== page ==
Entering the seating bowl, the feel is different. The mostly symmetrical bowl is decked out in purple and is highlighted by what is possibly the best video board in the league. The four screens are crystal-clear and are pro-quality. Replays are frequent and helpful while there are no tacky advertising or promotions to distract from the match. The presentation is straightforward and resists the loud music, gimmickry, and general distractions that can exist in some arenas. It is a commendable hockey-focused environment from start to finish.
Along one wall are banners with the logos of all OHL teams, however, there are three banners commemorating the Ontario success of the Steelheads, though they came just a gasp away from being able to hoist a national Memorial Cup banner as well.
The most distinctive feature of Hershey Centre is the hanging portrait of the Queen, a tradition which used to be found at almost every arena in Ontario, but now exists at only a small handful of OHL barns. Hershey Centre deserves credit for maintaining this classy tradition, even though it is a modern arena.
Hershey Centre is located in an industrial area near the airport and though that does mean there are lots of hotels nearby, there isn’t really anywhere remarkable a fan would go for a meal or pint within walking distance. Everything you could need is only ten minutes away, though, in the exploding Mississauga City Centre. Either by bus or car, head toward the sea of towers that can be seen from the arena – this is the new hub for Mississauga as it sheds the roll of mere suburb.
In this neighbourhood there is plenty to do. Celebration Square has programming throughout the year, and there is music and theatre at Living Arts Centre. Square One Mall has hundreds of shops and restaurants, including all the national chains. For an upscale dinner try Canyon Creek Chophouse or Scaddabush Italian. Back in the City Centre precinct, stroll up Living Arts Drive and try Live Cuisine Restaurant, Union Burger, Earl’s, or Basil Box, or just gaze at the new condominium towers commonly called the ‘Marilyn Monroe’ buildings for their curvaceous design. Alternately, head further south to the charming Port Credit village and visit The Harp for a good pub experience and a view of the Port Credit Lighthouse which is featured on the Steelheads’ uniforms. Finally, the nearby village of Streetsville has lovely restaurants along Queen Street.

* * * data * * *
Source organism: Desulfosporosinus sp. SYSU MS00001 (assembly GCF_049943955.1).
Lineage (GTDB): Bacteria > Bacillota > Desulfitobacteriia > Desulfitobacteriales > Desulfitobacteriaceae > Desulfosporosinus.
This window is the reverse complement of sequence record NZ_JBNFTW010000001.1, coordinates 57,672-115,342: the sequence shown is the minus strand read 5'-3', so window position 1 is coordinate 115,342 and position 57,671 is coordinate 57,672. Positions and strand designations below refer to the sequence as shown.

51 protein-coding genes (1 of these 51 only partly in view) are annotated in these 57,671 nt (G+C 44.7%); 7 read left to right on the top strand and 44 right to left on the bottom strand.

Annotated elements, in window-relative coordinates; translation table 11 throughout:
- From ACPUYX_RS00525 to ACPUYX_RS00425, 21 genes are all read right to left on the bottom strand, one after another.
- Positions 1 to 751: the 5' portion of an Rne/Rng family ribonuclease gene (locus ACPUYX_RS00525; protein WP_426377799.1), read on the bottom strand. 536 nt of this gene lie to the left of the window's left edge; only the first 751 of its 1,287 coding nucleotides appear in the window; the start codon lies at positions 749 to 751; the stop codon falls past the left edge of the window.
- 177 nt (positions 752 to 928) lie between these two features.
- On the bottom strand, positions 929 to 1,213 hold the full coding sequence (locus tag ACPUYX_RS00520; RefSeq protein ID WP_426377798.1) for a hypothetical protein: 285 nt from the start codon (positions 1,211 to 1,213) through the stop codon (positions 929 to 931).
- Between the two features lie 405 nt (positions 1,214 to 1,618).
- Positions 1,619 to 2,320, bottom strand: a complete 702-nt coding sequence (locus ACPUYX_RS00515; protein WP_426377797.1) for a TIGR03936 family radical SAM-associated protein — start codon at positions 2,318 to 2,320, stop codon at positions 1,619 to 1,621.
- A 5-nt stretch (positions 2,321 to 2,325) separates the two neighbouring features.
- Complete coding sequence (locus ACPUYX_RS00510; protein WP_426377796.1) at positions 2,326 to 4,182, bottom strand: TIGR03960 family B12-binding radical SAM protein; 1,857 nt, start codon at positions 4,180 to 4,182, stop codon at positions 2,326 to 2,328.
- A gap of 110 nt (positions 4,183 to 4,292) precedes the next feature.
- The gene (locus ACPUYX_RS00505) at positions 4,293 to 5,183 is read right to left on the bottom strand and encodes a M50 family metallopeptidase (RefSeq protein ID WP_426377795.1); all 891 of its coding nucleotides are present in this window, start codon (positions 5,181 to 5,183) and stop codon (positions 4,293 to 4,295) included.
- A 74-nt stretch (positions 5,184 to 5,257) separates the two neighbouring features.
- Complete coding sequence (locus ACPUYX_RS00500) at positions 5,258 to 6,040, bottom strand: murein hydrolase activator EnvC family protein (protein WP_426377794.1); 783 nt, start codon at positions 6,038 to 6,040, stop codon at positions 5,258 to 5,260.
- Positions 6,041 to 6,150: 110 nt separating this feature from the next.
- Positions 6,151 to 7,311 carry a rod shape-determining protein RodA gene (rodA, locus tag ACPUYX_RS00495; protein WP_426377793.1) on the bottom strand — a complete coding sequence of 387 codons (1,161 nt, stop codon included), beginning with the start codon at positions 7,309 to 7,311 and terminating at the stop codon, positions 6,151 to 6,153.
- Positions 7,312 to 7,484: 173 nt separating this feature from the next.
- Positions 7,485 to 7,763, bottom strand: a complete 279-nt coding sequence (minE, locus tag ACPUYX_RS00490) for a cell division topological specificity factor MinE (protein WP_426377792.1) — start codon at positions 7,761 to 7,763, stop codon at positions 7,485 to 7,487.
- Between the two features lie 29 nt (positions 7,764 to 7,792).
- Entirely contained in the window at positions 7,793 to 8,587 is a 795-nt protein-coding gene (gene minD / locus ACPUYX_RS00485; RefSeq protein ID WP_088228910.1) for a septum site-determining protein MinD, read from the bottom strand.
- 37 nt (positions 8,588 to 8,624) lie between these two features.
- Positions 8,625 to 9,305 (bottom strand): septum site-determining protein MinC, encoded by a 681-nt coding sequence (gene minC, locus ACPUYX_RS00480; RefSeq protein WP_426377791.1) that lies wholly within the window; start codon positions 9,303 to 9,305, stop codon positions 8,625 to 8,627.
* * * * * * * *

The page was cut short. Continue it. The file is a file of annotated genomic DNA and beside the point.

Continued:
Attendance has been an understandable struggle in Mississauga for years; the city lacks its own mainstream media outlets. Moreover, the city has a very large ethnic and immigrant population who have not collectively embraced hockey to the same extent.
Still, attendance is slowly growing to just around 3 000 per game, which approaches the realm of respectability, even if the arena is almost half-empty some nights. Year-on-year improvement has been the norm recently, which bodes well.